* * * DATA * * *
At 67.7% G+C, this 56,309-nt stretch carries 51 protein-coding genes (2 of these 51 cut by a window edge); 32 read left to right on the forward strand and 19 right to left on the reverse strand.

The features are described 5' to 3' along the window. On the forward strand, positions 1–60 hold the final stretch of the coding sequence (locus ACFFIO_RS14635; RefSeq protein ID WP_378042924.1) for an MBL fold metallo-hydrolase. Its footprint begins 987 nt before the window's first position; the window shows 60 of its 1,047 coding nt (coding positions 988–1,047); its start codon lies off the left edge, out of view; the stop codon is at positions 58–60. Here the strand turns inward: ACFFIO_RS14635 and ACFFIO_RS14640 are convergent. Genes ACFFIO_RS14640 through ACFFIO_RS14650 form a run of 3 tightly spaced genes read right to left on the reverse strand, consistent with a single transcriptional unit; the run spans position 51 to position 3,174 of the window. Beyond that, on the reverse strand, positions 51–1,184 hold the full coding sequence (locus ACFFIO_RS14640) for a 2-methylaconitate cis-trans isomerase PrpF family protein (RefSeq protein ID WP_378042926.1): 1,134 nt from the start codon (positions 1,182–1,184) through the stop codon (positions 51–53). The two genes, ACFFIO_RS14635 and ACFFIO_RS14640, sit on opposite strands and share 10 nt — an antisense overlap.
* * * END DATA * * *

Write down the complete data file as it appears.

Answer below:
At 67.7% G+C, this 56,309-nt stretch carries 51 protein-coding genes (2 of these 51 cut by a window edge); 32 read left to right on the forward strand and 19 right to left on the reverse strand.

The features are described 5' to 3' along the window. On the forward strand, positions 1–60 hold the final stretch of the coding sequence (locus ACFFIO_RS14635; RefSeq protein ID WP_378042924.1) for an MBL fold metallo-hydrolase. Its footprint begins 987 nt before the window's first position; the window shows 60 of its 1,047 coding nt (coding positions 988–1,047); its start codon lies off the left edge, out of view; the stop codon is at positions 58–60. Here the strand turns inward: ACFFIO_RS14635 and ACFFIO_RS14640 are convergent. Genes ACFFIO_RS14640 through ACFFIO_RS14650 form a run of 3 tightly spaced genes read right to left on the reverse strand, consistent with a single transcriptional unit; the run spans position 51 to position 3,174 of the window. Beyond that, on the reverse strand, positions 51–1,184 hold the full coding sequence (locus ACFFIO_RS14640) for a 2-methylaconitate cis-trans isomerase PrpF family protein (RefSeq protein ID WP_378042926.1): 1,134 nt from the start codon (positions 1,182–1,184) through the stop codon (positions 51–53). The two genes, ACFFIO_RS14635 and ACFFIO_RS14640, sit on opposite strands and share 10 nt — an antisense overlap.